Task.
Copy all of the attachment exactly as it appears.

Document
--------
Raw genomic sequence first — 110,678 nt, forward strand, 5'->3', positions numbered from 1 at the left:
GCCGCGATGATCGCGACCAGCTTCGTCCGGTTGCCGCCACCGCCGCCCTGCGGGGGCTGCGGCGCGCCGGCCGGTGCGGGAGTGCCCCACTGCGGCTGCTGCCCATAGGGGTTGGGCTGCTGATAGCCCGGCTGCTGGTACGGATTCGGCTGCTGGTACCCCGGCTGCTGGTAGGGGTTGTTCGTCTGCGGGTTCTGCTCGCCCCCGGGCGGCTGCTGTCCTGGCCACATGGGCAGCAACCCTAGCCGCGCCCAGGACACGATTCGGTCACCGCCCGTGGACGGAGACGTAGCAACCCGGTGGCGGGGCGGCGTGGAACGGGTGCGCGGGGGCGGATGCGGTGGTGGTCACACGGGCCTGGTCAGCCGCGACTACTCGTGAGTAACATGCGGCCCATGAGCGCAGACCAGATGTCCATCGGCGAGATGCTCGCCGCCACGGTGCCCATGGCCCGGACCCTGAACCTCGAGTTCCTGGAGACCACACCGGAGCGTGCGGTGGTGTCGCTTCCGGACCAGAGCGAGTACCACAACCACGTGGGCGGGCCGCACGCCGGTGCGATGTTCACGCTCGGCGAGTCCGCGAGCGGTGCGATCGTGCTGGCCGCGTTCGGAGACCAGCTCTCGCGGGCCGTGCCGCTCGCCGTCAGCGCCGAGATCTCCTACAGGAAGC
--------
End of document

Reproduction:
Raw genomic sequence first — 110,678 nt, forward strand, 5'->3', positions numbered from 1 at the left:
GCCGCGATGATCGCGACCAGCTTCGTCCGGTTGCCGCCACCGCCGCCCTGCGGGGGCTGCGGCGCGCCGGCCGGTGCGGGAGTGCCCCACTGCGGCTGCTGCCCATAGGGGTTGGGCTGCTGATAGCCCGGCTGCTGGTACGGATTCGGCTGCTGGTACCCCGGCTGCTGGTAGGGGTTGTTCGTCTGCGGGTTCTGCTCGCCCCCGGGCGGCTGCTGTCCTGGCCACATGGGCAGCAACCCTAGCCGCGCCCAGGACACGATTCGGTCACCGCCCGTGGACGGAGACGTAGCAACCCGGTGGCGGGGCGGCGTGGAACGGGTGCGCGGGGGCGGATGCGGTGGTGGTCACACGGGCCTGGTCAGCCGCGACTACTCGTGAGTAACATGCGGCCCATGAGCGCAGACCAGATGTCCATCGGCGAGATGCTCGCCGCCACGGTGCCCATGGCCCGGACCCTGAACCTCGAGTTCCTGGAGACCACACCGGAGCGTGCGGTGGTGTCGCTTCCGGACCAGAGCGAGTACCACAACCACGTGGGCGGGCCGCACGCCGGTGCGATGTTCACGCTCGGCGAGTCCGCGAGCGGTGCGATCGTGCTGGCCGCGTTCGGAGACCAGCTCTCGCGGGCCGTGCCGCTCGCCGTCAGCGCCGAGATCTCCTACAGGAAGC